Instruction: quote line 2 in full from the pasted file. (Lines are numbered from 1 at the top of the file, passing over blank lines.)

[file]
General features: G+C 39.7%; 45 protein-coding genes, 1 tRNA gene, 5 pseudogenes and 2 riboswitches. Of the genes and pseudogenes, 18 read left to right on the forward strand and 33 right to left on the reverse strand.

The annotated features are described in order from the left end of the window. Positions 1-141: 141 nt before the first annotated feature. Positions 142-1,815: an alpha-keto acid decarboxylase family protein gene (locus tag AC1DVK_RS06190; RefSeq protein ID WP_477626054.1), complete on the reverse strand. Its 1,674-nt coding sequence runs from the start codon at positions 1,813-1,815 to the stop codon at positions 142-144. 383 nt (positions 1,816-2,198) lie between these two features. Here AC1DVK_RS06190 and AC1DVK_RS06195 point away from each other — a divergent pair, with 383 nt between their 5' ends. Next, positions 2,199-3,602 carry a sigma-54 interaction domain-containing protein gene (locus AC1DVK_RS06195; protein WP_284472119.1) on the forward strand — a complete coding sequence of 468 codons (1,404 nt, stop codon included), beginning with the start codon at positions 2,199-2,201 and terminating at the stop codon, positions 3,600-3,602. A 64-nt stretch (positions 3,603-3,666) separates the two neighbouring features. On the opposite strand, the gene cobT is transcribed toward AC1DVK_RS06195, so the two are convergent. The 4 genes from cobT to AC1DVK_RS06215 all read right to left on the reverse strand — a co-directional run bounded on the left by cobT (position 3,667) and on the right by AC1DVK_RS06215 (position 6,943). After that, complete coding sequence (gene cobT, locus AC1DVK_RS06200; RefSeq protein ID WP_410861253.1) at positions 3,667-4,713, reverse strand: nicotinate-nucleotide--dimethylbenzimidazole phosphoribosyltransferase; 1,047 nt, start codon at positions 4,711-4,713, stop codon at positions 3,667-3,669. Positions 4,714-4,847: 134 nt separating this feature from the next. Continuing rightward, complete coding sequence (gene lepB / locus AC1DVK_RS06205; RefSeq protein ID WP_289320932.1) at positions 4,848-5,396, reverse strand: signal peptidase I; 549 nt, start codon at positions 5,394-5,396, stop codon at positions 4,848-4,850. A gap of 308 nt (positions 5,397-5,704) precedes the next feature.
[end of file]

The annotated features are described in order from the left end of the window. Positions 1-141: 141 nt before the first annotated feature. Positions 142-1,815: an alpha-keto acid decarboxylase family protein gene (locus tag AC1DVK_RS06190; RefSeq protein ID WP_477626054.1), complete on the reverse strand. Its 1,674-nt coding sequence runs from the start codon at positions 1,813-1,815 to the stop codon at positions 142-144. 383 nt (positions 1,816-2,198) lie between these two features. Here AC1DVK_RS06190 and AC1DVK_RS06195 point away from each other — a divergent pair, with 383 nt between their 5' ends. Next, positions 2,199-3,602 carry a sigma-54 interaction domain-containing protein gene (locus AC1DVK_RS06195; protein WP_284472119.1) on the forward strand — a complete coding sequence of 468 codons (1,404 nt, stop codon included), beginning with the start codon at positions 2,199-2,201 and terminating at the stop codon, positions 3,600-3,602. A 64-nt stretch (positions 3,603-3,666) separates the two neighbouring features. On the opposite strand, the gene cobT is transcribed toward AC1DVK_RS06195, so the two are convergent. The 4 genes from cobT to AC1DVK_RS06215 all read right to left on the reverse strand — a co-directional run bounded on the left by cobT (position 3,667) and on the right by AC1DVK_RS06215 (position 6,943). After that, complete coding sequence (gene cobT, locus AC1DVK_RS06200; RefSeq protein ID WP_410861253.1) at positions 3,667-4,713, reverse strand: nicotinate-nucleotide--dimethylbenzimidazole phosphoribosyltransferase; 1,047 nt, start codon at positions 4,711-4,713, stop codon at positions 3,667-3,669. Positions 4,714-4,847: 134 nt separating this feature from the next. Continuing rightward, complete coding sequence (gene lepB / locus AC1DVK_RS06205; RefSeq protein ID WP_289320932.1) at positions 4,848-5,396, reverse strand: signal peptidase I; 549 nt, start codon at positions 5,394-5,396, stop codon at positions 4,848-4,850. A gap of 308 nt (positions 5,397-5,704) precedes the next feature.